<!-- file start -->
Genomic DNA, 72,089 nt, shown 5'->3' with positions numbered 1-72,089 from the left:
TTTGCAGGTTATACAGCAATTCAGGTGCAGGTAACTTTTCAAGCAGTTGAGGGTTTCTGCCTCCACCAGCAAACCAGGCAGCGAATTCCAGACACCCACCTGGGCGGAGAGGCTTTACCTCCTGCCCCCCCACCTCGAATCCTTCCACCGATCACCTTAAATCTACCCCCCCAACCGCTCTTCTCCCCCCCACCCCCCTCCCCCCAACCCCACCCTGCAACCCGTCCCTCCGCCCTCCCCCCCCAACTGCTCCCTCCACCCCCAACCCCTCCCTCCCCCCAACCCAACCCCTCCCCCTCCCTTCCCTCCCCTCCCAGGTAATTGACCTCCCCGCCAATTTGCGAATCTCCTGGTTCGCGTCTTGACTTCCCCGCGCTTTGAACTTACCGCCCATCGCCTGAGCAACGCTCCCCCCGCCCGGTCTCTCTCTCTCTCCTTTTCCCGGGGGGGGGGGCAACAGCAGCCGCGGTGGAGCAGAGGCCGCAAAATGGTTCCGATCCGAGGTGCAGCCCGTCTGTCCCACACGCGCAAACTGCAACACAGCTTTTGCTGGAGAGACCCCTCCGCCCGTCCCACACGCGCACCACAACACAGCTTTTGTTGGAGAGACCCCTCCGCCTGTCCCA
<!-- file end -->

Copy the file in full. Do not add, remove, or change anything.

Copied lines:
Genomic DNA, 72,089 nt, shown 5'->3' with positions numbered 1-72,089 from the left:
TTTGCAGGTTATACAGCAATTCAGGTGCAGGTAACTTTTCAAGCAGTTGAGGGTTTCTGCCTCCACCAGCAAACCAGGCAGCGAATTCCAGACACCCACCTGGGCGGAGAGGCTTTACCTCCTGCCCCCCCACCTCGAATCCTTCCACCGATCACCTTAAATCTACCCCCCCAACCGCTCTTCTCCCCCCCACCCCCCTCCCCCCAACCCCACCCTGCAACCCGTCCCTCCGCCCTCCCCCCCCAACTGCTCCCTCCACCCCCAACCCCTCCCTCCCCCCAACCCAACCCCTCCCCCTCCCTTCCCTCCCCTCCCAGGTAATTGACCTCCCCGCCAATTTGCGAATCTCCTGGTTCGCGTCTTGACTTCCCCGCGCTTTGAACTTACCGCCCATCGCCTGAGCAACGCTCCCCCCGCCCGGTCTCTCTCTCTCTCCTTTTCCCGGGGGGGGGGGCAACAGCAGCCGCGGTGGAGCAGAGGCCGCAAAATGGTTCCGATCCGAGGTGCAGCCCGTCTGTCCCACACGCGCAAACTGCAACACAGCTTTTGCTGGAGAGACCCCTCCGCCCGTCCCACACGCGCACCACAACACAGCTTTTGTTGGAGAGACCCCTCCGCCTGTCCCA